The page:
A jury deadlocked today leading to a mistrial for a man facing the rare charge of intimidation of a judge.
Timothy A. Hays, 50, had faced between 15 and 20 months in prison after he was charged with threatening Municipal Court Judge Michelle Szambelan on Sept. 7.
The trial before Superior Court Judge Kathleen O’Connor included the unusual twist of having at two judges and a court commissioner testify as witnesses.
Hays admitted to approaching the door of Szambelan’s chambers, knocking on the door and then getting into the judge’s face about a ruling she made in April 2011 during a case where she sentenced Hays to 10 days in jail for obstructing an officer.
“I’m going to going to cut you down,” he told Szambelan. She and fellow Municipal Court Judge Mary Logan alerted court security. Officers then arrested Hays, who was drunk at the time.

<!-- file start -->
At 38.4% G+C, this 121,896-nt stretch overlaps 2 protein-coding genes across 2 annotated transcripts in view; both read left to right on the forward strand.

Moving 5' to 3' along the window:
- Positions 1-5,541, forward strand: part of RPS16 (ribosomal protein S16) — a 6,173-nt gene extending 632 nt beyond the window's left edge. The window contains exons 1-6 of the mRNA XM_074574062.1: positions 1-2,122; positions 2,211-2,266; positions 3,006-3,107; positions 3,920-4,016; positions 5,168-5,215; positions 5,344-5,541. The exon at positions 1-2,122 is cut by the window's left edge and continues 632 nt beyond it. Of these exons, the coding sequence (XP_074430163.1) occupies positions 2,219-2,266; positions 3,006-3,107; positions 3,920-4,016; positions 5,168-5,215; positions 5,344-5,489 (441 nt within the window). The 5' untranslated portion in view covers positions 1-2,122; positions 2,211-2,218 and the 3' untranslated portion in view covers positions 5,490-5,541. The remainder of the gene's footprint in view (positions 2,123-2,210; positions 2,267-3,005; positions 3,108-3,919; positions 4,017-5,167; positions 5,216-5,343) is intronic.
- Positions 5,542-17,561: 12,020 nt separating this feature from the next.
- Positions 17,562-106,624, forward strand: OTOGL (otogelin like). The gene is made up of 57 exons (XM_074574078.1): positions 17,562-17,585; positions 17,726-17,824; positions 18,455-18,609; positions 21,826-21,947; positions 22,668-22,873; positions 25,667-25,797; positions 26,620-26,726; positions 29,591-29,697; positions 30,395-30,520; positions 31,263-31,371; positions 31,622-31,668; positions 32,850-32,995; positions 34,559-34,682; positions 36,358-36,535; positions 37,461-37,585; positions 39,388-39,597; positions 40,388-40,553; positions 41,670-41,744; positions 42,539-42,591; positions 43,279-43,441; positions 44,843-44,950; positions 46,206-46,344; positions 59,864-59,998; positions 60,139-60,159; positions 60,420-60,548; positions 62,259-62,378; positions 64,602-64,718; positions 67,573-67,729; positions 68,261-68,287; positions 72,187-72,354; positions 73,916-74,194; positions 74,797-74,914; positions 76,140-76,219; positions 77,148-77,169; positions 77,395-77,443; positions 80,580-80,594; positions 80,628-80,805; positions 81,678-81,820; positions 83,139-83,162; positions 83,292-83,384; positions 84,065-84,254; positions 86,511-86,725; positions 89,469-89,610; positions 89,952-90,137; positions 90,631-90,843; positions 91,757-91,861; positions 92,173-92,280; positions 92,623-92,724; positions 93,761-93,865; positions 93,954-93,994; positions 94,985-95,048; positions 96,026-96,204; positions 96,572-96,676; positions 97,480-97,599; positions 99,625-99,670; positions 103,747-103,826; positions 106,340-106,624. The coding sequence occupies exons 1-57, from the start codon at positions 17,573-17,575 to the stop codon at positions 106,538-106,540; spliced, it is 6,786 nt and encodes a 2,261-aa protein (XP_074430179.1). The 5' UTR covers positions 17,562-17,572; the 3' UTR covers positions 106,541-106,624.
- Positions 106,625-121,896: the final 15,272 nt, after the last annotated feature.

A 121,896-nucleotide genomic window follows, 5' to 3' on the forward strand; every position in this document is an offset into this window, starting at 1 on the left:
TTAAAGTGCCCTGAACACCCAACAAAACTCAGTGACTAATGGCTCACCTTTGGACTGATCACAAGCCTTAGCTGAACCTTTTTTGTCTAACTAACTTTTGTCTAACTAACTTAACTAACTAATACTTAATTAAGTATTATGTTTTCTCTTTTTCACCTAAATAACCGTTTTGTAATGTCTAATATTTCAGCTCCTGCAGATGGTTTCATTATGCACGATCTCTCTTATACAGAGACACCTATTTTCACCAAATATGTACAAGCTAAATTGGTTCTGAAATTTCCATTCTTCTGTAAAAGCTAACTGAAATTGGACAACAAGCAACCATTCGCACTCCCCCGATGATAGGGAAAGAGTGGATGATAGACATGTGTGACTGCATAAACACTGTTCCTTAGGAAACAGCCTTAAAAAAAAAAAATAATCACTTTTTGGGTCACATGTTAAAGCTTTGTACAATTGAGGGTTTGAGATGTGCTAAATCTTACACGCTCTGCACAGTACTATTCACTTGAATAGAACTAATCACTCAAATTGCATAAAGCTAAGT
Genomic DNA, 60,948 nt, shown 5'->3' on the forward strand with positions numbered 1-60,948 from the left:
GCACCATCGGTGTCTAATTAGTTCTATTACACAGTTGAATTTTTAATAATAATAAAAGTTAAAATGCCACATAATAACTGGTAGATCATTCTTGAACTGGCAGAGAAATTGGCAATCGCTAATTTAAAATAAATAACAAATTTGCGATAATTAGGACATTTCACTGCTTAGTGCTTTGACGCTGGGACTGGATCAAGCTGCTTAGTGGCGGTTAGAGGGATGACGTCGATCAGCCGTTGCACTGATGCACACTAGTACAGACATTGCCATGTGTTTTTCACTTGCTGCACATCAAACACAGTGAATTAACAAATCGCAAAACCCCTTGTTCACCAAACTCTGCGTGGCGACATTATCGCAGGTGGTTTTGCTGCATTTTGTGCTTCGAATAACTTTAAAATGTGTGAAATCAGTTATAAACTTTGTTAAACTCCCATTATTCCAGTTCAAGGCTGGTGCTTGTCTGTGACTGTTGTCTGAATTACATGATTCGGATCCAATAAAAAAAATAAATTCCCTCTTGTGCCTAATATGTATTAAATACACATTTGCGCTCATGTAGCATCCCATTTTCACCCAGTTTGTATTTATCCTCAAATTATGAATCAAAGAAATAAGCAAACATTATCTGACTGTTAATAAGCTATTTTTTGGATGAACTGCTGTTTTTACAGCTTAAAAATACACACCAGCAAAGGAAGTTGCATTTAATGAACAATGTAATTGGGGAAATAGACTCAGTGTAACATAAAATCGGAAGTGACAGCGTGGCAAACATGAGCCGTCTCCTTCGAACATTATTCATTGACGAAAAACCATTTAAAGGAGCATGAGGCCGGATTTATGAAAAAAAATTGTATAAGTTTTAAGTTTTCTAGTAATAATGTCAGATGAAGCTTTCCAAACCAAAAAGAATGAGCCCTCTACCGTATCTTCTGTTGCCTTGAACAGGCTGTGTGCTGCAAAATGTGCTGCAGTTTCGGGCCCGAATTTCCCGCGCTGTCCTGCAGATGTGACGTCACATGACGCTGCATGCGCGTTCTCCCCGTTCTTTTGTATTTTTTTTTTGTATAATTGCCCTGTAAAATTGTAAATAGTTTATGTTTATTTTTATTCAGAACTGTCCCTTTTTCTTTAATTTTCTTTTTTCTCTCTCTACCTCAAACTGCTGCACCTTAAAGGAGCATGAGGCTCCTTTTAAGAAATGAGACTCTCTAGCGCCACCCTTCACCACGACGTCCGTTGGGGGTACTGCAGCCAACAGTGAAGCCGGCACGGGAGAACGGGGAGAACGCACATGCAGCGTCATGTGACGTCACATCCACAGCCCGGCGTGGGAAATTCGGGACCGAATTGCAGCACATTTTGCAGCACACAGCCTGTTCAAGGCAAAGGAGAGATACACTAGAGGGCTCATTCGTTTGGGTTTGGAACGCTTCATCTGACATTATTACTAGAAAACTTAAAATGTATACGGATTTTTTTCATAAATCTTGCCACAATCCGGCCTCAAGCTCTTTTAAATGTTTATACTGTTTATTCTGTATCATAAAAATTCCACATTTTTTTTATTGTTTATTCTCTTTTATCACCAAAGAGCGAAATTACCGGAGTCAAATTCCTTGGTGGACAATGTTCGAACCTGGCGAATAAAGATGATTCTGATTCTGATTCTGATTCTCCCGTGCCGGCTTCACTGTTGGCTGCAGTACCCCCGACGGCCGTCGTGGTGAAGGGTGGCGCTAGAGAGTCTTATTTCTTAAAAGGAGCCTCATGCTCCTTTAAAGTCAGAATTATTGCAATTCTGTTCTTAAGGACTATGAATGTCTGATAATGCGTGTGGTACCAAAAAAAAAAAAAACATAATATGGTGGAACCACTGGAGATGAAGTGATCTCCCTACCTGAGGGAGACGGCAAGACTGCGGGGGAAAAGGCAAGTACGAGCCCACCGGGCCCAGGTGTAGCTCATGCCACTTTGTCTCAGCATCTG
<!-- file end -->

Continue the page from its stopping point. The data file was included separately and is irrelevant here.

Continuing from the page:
Defense attorney Jeffrey Compton argued to the jury that Hays was simply exercising his right as a citizen to verbally dissent to Szambelan’s previous ruling.
“Mr. Hays went to a public building during business hours,” Compton said. Szambelan “is an elected official. She is not some sort of royalty. Like any public official, you are going to be subject to criticism.”
Compton said Hays did not use the “nice legal language” to say he objected to her previous ruling.
“The language itself is pretty ambiguous,” Compton said of the “cut you down” comment. “It might not have been the most polite way to do this. Who are we to say when you complain that you can’t do it in person?”
But Deputy Prosecutor Deric Martin argued that Hays comment had “nothing to do about dissent. This is about a threat. This is past protected speech.”
Martin challenged Compton’s analogy of comparing Hays’ comment to fans yelling obscenities at referees at a sporting event.
“The example we had was not that. It was more akin to going to the referee’s locker room after the game and saying, ‘You ruined my life,’” Martin said. Hays “went beyond dissent … and entered the world of illegal threat.”